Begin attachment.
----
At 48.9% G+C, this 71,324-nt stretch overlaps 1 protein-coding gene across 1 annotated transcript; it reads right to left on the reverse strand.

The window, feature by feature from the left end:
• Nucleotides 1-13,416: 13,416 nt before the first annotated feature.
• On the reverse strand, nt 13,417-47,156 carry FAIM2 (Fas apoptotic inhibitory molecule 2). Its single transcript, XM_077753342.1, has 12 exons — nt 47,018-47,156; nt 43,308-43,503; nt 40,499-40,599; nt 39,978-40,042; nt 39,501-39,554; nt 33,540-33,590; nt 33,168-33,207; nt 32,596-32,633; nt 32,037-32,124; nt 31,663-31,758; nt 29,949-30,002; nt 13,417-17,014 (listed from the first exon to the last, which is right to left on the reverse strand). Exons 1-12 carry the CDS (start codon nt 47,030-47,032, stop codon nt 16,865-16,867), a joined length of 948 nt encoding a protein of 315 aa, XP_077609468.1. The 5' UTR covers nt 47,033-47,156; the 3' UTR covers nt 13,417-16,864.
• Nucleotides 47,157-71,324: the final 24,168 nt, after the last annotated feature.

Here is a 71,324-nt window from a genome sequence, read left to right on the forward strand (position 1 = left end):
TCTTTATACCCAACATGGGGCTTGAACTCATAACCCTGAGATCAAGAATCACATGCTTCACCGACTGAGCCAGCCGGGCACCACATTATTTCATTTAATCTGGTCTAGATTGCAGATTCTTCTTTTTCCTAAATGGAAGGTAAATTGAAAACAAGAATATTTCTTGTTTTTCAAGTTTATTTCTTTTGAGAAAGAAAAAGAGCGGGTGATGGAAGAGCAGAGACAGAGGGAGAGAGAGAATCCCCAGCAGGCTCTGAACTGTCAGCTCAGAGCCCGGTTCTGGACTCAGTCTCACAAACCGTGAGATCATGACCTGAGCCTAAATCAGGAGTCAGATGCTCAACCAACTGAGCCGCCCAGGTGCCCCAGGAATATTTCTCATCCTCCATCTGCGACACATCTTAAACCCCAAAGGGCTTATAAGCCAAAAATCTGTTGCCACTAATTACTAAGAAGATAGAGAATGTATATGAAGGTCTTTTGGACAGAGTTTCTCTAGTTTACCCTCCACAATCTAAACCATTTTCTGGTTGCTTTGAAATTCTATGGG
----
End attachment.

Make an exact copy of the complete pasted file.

At 48.9% G+C, this 71,324-nt stretch overlaps 1 protein-coding gene across 1 annotated transcript; it reads right to left on the reverse strand.

The window, feature by feature from the left end:
• Nucleotides 1-13,416: 13,416 nt before the first annotated feature.
• On the reverse strand, nt 13,417-47,156 carry FAIM2 (Fas apoptotic inhibitory molecule 2). Its single transcript, XM_077753342.1, has 12 exons — nt 47,018-47,156; nt 43,308-43,503; nt 40,499-40,599; nt 39,978-40,042; nt 39,501-39,554; nt 33,540-33,590; nt 33,168-33,207; nt 32,596-32,633; nt 32,037-32,124; nt 31,663-31,758; nt 29,949-30,002; nt 13,417-17,014 (listed from the first exon to the last, which is right to left on the reverse strand). Exons 1-12 carry the CDS (start codon nt 47,030-47,032, stop codon nt 16,865-16,867), a joined length of 948 nt encoding a protein of 315 aa, XP_077609468.1. The 5' UTR covers nt 47,033-47,156; the 3' UTR covers nt 13,417-16,864.
• Nucleotides 47,157-71,324: the final 24,168 nt, after the last annotated feature.

Here is a 71,324-nt window from a genome sequence, read left to right on the forward strand (position 1 = left end):
TCTTTATACCCAACATGGGGCTTGAACTCATAACCCTGAGATCAAGAATCACATGCTTCACCGACTGAGCCAGCCGGGCACCACATTATTTCATTTAATCTGGTCTAGATTGCAGATTCTTCTTTTTCCTAAATGGAAGGTAAATTGAAAACAAGAATATTTCTTGTTTTTCAAGTTTATTTCTTTTGAGAAAGAAAAAGAGCGGGTGATGGAAGAGCAGAGACAGAGGGAGAGAGAGAATCCCCAGCAGGCTCTGAACTGTCAGCTCAGAGCCCGGTTCTGGACTCAGTCTCACAAACCGTGAGATCATGACCTGAGCCTAAATCAGGAGTCAGATGCTCAACCAACTGAGCCGCCCAGGTGCCCCAGGAATATTTCTCATCCTCCATCTGCGACACATCTTAAACCCCAAAGGGCTTATAAGCCAAAAATCTGTTGCCACTAATTACTAAGAAGATAGAGAATGTATATGAAGGTCTTTTGGACAGAGTTTCTCTAGTTTACCCTCCACAATCTAAACCATTTTCTGGTTGCTTTGAAATTCTATGGG